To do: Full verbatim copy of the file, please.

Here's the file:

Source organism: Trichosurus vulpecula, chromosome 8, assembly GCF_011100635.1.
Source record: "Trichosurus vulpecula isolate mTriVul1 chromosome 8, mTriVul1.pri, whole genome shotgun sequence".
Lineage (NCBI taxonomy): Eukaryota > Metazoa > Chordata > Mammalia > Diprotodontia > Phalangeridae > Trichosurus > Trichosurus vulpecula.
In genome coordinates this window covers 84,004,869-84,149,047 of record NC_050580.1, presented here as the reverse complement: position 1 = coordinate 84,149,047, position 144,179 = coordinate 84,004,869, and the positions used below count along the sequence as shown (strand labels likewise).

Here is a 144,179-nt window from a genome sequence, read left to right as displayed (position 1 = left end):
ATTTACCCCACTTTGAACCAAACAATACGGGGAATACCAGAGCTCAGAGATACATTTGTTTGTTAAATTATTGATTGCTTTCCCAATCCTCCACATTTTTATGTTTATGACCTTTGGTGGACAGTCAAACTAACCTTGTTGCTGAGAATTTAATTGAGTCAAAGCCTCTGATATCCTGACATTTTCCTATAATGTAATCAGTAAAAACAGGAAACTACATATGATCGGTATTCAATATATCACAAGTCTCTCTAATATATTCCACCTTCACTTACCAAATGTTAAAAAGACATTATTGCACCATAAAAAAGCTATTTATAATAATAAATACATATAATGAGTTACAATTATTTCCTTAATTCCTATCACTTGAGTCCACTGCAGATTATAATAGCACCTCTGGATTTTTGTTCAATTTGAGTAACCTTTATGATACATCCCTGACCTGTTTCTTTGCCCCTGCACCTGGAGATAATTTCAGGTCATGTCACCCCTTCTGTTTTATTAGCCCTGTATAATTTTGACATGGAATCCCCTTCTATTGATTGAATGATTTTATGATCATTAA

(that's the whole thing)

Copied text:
Source organism: Trichosurus vulpecula, chromosome 8, assembly GCF_011100635.1.
Source record: "Trichosurus vulpecula isolate mTriVul1 chromosome 8, mTriVul1.pri, whole genome shotgun sequence".
Lineage (NCBI taxonomy): Eukaryota > Metazoa > Chordata > Mammalia > Diprotodontia > Phalangeridae > Trichosurus > Trichosurus vulpecula.
In genome coordinates this window covers 84,004,869-84,149,047 of record NC_050580.1, presented here as the reverse complement: position 1 = coordinate 84,149,047, position 144,179 = coordinate 84,004,869, and the positions used below count along the sequence as shown (strand labels likewise).

Here is a 144,179-nt window from a genome sequence, read left to right as displayed (position 1 = left end):
ATTTACCCCACTTTGAACCAAACAATACGGGGAATACCAGAGCTCAGAGATACATTTGTTTGTTAAATTATTGATTGCTTTCCCAATCCTCCACATTTTTATGTTTATGACCTTTGGTGGACAGTCAAACTAACCTTGTTGCTGAGAATTTAATTGAGTCAAAGCCTCTGATATCCTGACATTTTCCTATAATGTAATCAGTAAAAACAGGAAACTACATATGATCGGTATTCAATATATCACAAGTCTCTCTAATATATTCCACCTTCACTTACCAAATGTTAAAAAGACATTATTGCACCATAAAAAAGCTATTTATAATAATAAATACATATAATGAGTTACAATTATTTCCTTAATTCCTATCACTTGAGTCCACTGCAGATTATAATAGCACCTCTGGATTTTTGTTCAATTTGAGTAACCTTTATGATACATCCCTGACCTGTTTCTTTGCCCCTGCACCTGGAGATAATTTCAGGTCATGTCACCCCTTCTGTTTTATTAGCCCTGTATAATTTTGACATGGAATCCCCTTCTATTGATTGAATGATTTTATGATCATTAA